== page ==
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Discussion Starter · #1 ·
I have a job installing an engineered product in two different rooms in a split level home. One room at the top and one room at the bottom of 4 steps. These four steps are painted concrete.

I've never done something like this. My thought is to glue and screw some plywood to the steps, or maybe just screw because of the paint, and glue the laminate to the plywood.

The walls at each side of the steps are painted concrete block.

Suggestions?
 

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Paul
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How flat, level, and square are the steps? The paint can be mechanically removed and an engineered product glued directly to the concrete. I personally don't like the idea of attaching plywood to the concrete first, but it would depend on the situation. This is one of those jobs that could end up taking you a lot longer than you think. Got any pics?
 

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Discussion Starter · #3 ·
I'll be back there tomorrow to get some pics.

I haven't taken a level to them, but I think they are pretty flat and level. The front edge of each step is kind of round, not squared off.

I really didn't want to get involved in peeling paint which is why I thought of putting down the plywood. Why don't you like that idea of plywood? I know height would be and issue, which is why I might even consider some underlayment. (I wanted to say luan, but I know that's not the product I want.) Basically want to put down the thinnest product beneath the flooring that I can, something that can tie the engineered floor together.
 

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Knowledge Factory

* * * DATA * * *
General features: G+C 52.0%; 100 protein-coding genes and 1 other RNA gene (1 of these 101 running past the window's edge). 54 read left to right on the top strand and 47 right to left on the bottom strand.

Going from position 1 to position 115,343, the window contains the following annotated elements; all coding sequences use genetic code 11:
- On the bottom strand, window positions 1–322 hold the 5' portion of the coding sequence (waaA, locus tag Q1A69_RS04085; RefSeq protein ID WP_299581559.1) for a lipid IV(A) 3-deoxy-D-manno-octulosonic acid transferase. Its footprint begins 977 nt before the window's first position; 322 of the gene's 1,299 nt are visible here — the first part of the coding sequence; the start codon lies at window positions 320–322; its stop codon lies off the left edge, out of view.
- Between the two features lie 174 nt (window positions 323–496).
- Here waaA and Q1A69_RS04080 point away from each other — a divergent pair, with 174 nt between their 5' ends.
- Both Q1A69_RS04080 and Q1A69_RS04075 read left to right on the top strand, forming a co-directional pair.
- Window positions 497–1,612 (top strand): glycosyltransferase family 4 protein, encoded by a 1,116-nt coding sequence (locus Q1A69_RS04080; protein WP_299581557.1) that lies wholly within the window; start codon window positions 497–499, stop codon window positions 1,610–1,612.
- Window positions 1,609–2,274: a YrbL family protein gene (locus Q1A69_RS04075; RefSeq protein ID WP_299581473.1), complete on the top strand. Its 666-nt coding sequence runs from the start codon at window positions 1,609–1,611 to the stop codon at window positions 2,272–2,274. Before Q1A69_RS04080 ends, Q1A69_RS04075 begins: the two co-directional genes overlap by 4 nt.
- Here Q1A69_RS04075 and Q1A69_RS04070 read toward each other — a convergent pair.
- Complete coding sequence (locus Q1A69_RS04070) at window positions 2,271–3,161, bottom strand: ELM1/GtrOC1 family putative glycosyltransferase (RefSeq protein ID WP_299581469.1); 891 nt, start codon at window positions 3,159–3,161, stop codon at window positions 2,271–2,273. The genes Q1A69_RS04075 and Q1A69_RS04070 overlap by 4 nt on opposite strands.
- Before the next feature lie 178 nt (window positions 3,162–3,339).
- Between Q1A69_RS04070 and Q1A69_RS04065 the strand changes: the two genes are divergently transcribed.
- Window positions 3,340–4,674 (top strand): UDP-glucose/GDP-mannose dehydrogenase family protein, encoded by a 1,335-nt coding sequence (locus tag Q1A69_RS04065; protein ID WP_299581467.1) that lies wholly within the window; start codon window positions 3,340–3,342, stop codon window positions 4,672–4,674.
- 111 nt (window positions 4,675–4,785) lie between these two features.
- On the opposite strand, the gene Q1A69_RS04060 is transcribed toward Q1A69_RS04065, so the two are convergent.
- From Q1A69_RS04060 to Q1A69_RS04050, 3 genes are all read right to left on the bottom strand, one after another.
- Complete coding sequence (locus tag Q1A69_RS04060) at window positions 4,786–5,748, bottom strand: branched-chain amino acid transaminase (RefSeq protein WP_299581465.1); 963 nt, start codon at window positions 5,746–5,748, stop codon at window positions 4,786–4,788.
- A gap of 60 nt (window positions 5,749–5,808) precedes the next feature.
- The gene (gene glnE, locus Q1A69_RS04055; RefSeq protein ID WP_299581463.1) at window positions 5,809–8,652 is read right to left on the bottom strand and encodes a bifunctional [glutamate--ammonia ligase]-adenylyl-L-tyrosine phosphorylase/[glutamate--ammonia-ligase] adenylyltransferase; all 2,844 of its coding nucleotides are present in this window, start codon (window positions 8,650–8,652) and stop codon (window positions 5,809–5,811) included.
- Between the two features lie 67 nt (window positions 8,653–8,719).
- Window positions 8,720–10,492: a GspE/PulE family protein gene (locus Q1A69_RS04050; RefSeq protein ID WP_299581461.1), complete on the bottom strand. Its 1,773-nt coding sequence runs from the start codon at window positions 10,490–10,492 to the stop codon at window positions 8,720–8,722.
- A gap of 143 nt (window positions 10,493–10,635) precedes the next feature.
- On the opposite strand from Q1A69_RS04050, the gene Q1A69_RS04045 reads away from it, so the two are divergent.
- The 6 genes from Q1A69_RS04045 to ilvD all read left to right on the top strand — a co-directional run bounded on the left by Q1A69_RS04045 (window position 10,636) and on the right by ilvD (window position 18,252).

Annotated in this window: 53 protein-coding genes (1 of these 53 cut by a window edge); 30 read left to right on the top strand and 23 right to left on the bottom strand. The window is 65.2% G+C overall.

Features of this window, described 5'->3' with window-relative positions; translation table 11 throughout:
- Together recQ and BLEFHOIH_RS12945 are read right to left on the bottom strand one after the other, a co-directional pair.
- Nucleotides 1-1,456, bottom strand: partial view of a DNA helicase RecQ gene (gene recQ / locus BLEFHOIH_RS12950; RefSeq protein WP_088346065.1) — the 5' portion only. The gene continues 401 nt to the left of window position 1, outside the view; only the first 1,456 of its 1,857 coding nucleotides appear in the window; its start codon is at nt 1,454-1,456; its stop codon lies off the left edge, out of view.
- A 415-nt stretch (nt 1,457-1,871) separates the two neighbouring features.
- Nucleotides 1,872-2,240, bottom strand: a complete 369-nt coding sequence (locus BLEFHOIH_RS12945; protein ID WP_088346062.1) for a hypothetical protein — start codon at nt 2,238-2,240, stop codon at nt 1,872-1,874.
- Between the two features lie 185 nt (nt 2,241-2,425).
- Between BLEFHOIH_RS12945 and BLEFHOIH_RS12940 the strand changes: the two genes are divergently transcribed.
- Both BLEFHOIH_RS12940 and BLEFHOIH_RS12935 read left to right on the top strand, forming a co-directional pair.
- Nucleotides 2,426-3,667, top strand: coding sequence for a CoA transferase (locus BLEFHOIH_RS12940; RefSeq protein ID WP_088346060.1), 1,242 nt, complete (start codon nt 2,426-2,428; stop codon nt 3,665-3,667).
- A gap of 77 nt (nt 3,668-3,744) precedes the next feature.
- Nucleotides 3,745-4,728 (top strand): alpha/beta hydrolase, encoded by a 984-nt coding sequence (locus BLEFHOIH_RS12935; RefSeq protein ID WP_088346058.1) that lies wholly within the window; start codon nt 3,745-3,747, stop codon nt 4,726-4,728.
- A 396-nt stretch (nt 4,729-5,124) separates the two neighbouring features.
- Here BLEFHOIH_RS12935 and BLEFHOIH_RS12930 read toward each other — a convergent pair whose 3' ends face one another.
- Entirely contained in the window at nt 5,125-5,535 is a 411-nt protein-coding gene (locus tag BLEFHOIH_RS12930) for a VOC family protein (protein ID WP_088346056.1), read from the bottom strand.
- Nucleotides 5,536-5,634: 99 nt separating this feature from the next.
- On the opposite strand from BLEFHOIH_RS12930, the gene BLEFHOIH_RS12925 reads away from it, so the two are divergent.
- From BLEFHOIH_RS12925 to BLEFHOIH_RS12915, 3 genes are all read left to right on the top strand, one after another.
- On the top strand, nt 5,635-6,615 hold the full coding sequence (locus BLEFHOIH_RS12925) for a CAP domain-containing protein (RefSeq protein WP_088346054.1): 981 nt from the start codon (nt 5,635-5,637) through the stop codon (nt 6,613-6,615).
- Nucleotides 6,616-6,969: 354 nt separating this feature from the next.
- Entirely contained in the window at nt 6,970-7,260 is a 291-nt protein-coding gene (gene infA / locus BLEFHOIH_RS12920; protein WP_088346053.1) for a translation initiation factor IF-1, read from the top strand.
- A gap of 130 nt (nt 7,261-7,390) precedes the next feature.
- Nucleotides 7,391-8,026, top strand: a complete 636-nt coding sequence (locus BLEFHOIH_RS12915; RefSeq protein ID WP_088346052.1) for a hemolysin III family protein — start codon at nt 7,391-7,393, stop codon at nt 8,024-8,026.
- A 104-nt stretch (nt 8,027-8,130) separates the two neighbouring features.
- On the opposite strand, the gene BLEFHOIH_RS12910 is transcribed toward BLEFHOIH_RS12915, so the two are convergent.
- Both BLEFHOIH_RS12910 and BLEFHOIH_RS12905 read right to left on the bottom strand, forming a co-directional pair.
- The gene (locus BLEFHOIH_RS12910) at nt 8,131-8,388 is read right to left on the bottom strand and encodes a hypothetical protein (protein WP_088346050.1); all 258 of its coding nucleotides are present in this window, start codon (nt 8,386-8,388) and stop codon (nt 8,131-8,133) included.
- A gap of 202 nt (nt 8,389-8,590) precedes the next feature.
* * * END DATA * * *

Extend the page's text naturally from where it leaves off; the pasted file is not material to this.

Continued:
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Every concrete step I have ever done, needed a lot of prep work to get them squared up.

Do Not Attach Plywood!!!!!
Yikes!

You may have to form and pour to get the step faces/risers perfect.

Glue them. Since you don't have anything to pop a brad nail into to hold everything together while the glue dries, you will only be doing 2-3 steps in a day, as you will be working from the bottom to the top of the stairs. Blue tape, weights, and a prayer.
 

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Maker of Fine Sawdust
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Putting laminate flooring on the steps will make the top step smaller than the middle and the bottom step taller. Make sure you are still within code, steps in CT have to be within a 1/4" of height to each other.
 

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Discussion Starter · #6 ·
Every concrete step I have ever done, needed a lot of prep work to get them squared up.

Do Not Attach Plywood!!!!!
Yikes!

You may have to form and pour to get the step faces/risers perfect.
Thanks for the replies, everyone. I've had a lot of different stuff going on and haven't had the time to check in.

I'm kinda dense. I can't figure out what is wrong with screwing plywood onto the steps and gluing the engineered on top. It's not that I don't believe anyone, but my favorite question is "Why?".

I do understand the top step will be a little short. But it is actually a little bit tall right now, so that's not a big deal.
 

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Knowledge Factory
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Stairs are built to code without floor coverings. When carpet is put down, it makes the first step lower than the rest.

There is a lot of cheating when building a staircase, and still stay in code when they are built. Here you can have ¾" variance between each step.
Once built, no codes are checked, for the rest of the homes life, after flooring is installed unless a building permit is issued for an addition.
 

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laminate steps

I've installed laminate flooring many times on steps with no problem. 1st thing to do is take an angle grinder & grind the paint off and cut off any extra clumps of concrete . Don't worry about the paint in the corners that you can't reach.If the steps are humped , use a rapid setting leveler like Mapai tri-patch or ultra skimcoat to level them.
If the flooring comes with the padding , remove it. You should have stairnose to match the flooring , cut it carefully , its expensive. Only use the Liquid nails with the blue label , it will glue wood to concrete , others won't.
Use 2" blue painter tape to hold everything & bring losts of wieght . Allow at least 48hrs for the glue to dry.Only use a little mineral spirits to clean excess glue .Use as much glue as you can without making a mess.

You can look at pictures of my steps at finaltouchflooring.net
 
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